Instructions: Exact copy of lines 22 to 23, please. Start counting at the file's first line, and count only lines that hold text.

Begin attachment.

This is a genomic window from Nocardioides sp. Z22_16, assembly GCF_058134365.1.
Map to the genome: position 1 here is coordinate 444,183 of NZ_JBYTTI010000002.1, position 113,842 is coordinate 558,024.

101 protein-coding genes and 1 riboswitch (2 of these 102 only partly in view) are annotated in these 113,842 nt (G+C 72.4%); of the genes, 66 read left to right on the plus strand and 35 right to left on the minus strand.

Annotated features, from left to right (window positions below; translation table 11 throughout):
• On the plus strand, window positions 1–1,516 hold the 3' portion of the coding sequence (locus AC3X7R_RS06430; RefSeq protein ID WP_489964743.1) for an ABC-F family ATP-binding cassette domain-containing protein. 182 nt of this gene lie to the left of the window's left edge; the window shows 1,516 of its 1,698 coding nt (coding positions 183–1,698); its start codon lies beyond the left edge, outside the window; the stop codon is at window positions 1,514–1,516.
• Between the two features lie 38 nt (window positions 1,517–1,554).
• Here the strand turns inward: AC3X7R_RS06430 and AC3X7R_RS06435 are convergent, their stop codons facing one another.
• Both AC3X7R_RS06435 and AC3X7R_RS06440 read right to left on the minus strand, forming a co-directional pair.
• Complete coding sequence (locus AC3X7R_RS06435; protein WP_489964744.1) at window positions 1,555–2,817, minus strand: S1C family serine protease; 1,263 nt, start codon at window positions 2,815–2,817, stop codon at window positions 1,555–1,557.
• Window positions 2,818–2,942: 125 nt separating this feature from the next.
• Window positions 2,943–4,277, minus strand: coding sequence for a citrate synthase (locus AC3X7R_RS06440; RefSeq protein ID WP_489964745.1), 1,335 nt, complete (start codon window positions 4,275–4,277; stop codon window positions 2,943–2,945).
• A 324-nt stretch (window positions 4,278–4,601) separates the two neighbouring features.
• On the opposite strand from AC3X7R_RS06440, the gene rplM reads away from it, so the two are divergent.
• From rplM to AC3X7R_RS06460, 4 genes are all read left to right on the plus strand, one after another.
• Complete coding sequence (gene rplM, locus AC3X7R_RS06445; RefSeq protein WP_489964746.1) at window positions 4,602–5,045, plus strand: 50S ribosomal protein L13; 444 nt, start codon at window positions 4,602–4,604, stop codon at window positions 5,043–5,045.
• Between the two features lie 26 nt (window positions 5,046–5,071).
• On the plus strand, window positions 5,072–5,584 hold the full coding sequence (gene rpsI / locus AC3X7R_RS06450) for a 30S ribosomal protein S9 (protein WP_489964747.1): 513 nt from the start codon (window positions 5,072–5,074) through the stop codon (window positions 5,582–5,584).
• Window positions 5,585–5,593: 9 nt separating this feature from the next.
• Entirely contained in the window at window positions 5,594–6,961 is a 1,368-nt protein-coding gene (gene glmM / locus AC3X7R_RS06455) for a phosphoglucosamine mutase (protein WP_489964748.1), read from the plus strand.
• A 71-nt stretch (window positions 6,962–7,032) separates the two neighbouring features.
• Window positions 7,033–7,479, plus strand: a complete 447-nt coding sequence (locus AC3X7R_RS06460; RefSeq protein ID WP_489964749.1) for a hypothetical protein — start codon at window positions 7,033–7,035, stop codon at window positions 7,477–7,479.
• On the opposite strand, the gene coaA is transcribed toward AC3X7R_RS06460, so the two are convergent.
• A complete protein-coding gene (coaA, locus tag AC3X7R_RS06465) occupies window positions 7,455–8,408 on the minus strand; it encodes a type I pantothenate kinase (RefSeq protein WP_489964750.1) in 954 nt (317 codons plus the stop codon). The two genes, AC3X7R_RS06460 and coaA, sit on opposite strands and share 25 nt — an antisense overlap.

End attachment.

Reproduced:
• On the opposite strand, the gene coaA is transcribed toward AC3X7R_RS06460, so the two are convergent.
• A complete protein-coding gene (coaA, locus tag AC3X7R_RS06465) occupies window positions 7,455–8,408 on the minus strand; it encodes a type I pantothenate kinase (RefSeq protein WP_489964750.1) in 954 nt (317 codons plus the stop codon). The two genes, AC3X7R_RS06460 and coaA, sit on opposite strands and share 25 nt — an antisense overlap.